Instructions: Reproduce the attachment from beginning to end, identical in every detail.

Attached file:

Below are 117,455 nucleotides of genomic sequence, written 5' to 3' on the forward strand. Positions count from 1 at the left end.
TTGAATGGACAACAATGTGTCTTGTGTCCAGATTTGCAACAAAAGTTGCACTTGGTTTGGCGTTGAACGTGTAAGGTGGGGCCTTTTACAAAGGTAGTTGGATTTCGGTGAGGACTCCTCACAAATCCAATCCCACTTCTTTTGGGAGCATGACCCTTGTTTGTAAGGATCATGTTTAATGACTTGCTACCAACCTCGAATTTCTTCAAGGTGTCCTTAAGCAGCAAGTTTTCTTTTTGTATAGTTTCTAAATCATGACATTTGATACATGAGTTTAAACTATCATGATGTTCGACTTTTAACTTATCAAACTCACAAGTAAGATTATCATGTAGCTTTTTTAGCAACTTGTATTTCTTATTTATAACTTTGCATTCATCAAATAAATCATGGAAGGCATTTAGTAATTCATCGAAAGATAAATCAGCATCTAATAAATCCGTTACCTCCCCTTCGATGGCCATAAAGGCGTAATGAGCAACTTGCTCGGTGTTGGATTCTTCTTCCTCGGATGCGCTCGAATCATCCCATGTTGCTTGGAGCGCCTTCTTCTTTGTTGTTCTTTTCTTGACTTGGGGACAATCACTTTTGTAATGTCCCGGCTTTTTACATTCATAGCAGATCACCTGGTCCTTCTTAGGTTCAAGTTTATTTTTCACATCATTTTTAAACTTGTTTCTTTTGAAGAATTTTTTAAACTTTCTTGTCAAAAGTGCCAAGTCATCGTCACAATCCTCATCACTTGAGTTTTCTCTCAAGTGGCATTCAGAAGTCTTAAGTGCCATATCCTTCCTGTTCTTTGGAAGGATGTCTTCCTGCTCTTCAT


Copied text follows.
Below are 117,455 nucleotides of genomic sequence, written 5' to 3' on the forward strand. Positions count from 1 at the left end.
TTGAATGGACAACAATGTGTCTTGTGTCCAGATTTGCAACAAAAGTTGCACTTGGTTTGGCGTTGAACGTGTAAGGTGGGGCCTTTTACAAAGGTAGTTGGATTTCGGTGAGGACTCCTCACAAATCCAATCCCACTTCTTTTGGGAGCATGACCCTTGTTTGTAAGGATCATGTTTAATGACTTGCTACCAACCTCGAATTTCTTCAAGGTGTCCTTAAGCAGCAAGTTTTCTTTTTGTATAGTTTCTAAATCATGACATTTGATACATGAGTTTAAACTATCATGATGTTCGACTTTTAACTTATCAAACTCACAAGTAAGATTATCATGTAGCTTTTTTAGCAACTTGTATTTCTTATTTATAACTTTGCATTCATCAAATAAATCATGGAAGGCATTTAGTAATTCATCGAAAGATAAATCAGCATCTAATAAATCCGTTACCTCCCCTTCGATGGCCATAAAGGCGTAATGAGCAACTTGCTCGGTGTTGGATTCTTCTTCCTCGGATGCGCTCGAATCATCCCATGTTGCTTGGAGCGCCTTCTTCTTTGTTGTTCTTTTCTTGACTTGGGGACAATCACTTTTGTAATGTCCCGGCTTTTTACATTCATAGCAGATCACCTGGTCCTTCTTAGGTTCAAGTTTATTTTTCACATCATTTTTAAACTTGTTTCTTTTGAAGAATTTTTTAAACTTTCTTGTCAAAAGTGCCAAGTCATCGTCACAATCCTCATCACTTGAGTTTTCTCTCAAGTGGCATTCAGAAGTCTTAAGTGCCATATCCTTCCTGTTCTTTGGAAGGATGTCTTCCTGCTCTTCAT